Here are the articles that we have been reading this week.

—Paul, Andrew & Jörn


Fingerprint ridges allow primates to regulate grip
Yum, S.-M., Baek, I.-K., Hong, D., Kim, J., Jung, K., Kim, S., Eom, K., Jang, J., Kim, S., Sattorov, M., et al.
PNAS (2020)


Using asymmetry to your advantage: learning to acquire and accept external assistance during prolonged split-belt walking
Sanchez, N., Simha, S.N., Donelan, J.M., and Finley, J.M.
J. Neurophysiol. (2020)


Shape perception via a high-channel-count neuroprosthesis in monkey visual cortex
Chen, X., Wang, F., Fernandez, E., and Roelfsema, P.R.
Science (2020)


When Natural Behavior Engages Working Memory
Draschkow, D., Kallmayer, M., and Nobre, A.C.
Curr. Biol. (2020)


Diversity and dynamism in the cerebellum
De Zeeuw, C.I., Lisberger, S.G., and Raymond, J.L.
Nat. Neurosci. (2020)


Forced choices reveal a trade-off between cognitive effort and physical pain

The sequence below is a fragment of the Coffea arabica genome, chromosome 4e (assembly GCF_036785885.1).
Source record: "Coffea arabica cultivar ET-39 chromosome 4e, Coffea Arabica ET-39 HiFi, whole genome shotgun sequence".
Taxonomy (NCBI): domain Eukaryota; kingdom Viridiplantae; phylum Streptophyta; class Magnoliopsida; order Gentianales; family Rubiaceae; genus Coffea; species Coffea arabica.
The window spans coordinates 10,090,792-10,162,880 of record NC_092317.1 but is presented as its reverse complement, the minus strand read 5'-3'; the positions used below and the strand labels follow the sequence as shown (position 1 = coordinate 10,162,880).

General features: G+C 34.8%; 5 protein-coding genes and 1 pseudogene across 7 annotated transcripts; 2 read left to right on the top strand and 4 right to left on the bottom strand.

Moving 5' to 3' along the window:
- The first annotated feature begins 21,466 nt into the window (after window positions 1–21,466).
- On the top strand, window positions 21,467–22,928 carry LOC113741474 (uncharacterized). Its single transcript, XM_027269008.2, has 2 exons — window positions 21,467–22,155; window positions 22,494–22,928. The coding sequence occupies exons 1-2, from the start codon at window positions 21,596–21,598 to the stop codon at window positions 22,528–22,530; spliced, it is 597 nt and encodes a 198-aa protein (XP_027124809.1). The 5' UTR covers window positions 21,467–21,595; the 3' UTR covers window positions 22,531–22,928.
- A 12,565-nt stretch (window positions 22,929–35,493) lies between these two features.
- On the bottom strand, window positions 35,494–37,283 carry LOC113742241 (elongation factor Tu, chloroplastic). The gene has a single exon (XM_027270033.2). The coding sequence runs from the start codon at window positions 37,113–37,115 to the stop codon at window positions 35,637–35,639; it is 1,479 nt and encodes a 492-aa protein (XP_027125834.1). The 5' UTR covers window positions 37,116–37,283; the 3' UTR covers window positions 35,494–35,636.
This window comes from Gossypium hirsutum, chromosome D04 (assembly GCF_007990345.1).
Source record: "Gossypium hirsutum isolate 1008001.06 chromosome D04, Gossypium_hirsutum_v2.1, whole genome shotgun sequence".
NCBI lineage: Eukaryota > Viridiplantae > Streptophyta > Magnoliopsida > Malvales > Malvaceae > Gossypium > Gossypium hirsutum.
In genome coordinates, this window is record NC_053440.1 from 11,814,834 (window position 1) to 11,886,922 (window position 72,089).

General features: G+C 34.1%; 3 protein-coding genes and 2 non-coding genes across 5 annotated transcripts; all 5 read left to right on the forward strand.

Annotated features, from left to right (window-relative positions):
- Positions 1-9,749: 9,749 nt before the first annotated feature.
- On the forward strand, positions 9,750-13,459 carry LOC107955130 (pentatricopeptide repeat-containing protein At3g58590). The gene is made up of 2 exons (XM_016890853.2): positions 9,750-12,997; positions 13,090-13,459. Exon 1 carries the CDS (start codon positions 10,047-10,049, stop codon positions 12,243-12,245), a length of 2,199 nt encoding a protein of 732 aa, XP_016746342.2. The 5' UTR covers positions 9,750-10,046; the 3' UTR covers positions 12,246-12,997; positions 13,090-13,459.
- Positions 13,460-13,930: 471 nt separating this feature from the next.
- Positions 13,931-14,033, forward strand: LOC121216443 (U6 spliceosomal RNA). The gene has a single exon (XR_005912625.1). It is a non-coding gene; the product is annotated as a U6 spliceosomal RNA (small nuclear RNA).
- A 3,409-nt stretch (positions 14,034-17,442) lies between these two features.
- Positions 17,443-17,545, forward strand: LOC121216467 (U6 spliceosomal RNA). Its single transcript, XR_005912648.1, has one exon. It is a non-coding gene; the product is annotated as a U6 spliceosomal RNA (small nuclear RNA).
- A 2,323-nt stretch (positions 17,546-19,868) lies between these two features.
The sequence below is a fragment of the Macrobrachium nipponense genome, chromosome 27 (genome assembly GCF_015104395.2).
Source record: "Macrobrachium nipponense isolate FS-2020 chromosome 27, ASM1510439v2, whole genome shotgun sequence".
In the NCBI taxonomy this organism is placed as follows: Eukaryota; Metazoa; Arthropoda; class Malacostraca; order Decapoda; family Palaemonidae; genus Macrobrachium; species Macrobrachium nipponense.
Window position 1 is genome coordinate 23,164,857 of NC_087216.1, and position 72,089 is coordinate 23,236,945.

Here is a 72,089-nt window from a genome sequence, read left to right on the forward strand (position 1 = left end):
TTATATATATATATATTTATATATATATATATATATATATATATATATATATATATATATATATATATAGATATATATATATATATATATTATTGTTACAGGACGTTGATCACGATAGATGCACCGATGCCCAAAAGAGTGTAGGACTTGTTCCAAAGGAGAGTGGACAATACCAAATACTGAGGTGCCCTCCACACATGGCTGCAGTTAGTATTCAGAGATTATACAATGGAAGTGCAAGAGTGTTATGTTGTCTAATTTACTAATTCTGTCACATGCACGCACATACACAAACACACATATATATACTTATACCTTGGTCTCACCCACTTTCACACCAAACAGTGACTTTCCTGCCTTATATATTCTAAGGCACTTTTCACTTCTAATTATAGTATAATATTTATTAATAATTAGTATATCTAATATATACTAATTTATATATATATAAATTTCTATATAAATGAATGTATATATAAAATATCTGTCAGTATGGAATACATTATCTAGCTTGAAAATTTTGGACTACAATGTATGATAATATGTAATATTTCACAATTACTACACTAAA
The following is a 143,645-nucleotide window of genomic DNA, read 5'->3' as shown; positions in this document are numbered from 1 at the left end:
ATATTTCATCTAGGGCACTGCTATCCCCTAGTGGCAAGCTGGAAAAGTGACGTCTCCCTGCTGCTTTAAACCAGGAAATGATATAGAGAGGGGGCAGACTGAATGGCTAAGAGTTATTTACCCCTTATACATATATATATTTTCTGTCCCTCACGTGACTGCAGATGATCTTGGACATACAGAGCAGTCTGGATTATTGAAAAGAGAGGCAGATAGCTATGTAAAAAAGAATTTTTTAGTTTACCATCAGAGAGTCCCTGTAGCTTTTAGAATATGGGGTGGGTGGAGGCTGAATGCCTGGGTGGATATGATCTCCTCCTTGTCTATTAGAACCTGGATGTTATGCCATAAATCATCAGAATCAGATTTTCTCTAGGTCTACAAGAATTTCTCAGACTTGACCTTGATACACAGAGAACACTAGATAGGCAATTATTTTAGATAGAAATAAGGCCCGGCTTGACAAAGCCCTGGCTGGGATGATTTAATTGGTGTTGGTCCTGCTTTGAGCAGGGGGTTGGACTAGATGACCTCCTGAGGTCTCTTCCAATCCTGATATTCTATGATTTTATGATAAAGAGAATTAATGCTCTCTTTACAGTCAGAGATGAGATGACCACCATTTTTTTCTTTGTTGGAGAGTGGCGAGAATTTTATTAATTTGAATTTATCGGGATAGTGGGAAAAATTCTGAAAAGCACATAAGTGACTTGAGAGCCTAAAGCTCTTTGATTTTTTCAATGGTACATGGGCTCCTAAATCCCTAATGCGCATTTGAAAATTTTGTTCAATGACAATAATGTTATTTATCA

Vogel, T.A., Savelson, Z.M., Otto, A.R., and Roy, M.
Elife (2020)


MR-based camera-less eye tracking using deep neural networks
Frey, M., Nau, M., and Doeller, C.F.
bioRxiv (2020)


Strong inhibitory signaling underlies stable temporal dynamics and working memory in spiking neural networks
Kim, R., and Sejnowski, T.J.
bioRxiv (2020)


Bridging neuronal correlations and dimensionality reduction
Umakantha, A., Morina, R., Cowley, B.R., Snyder, A.C., Smith, M.A., and Yu, B.M.
bioRxiv (2020)


Nonsense correlations in neuroscience
Harris, K.D.
bioRxiv (2020)


Please keep in mind that the appearance of a paper on our reading list should not necessarily be considered an endorsement of the work unless of course we explicitly endorse it, for example in a blurb. As always, please read papers with a critical eye.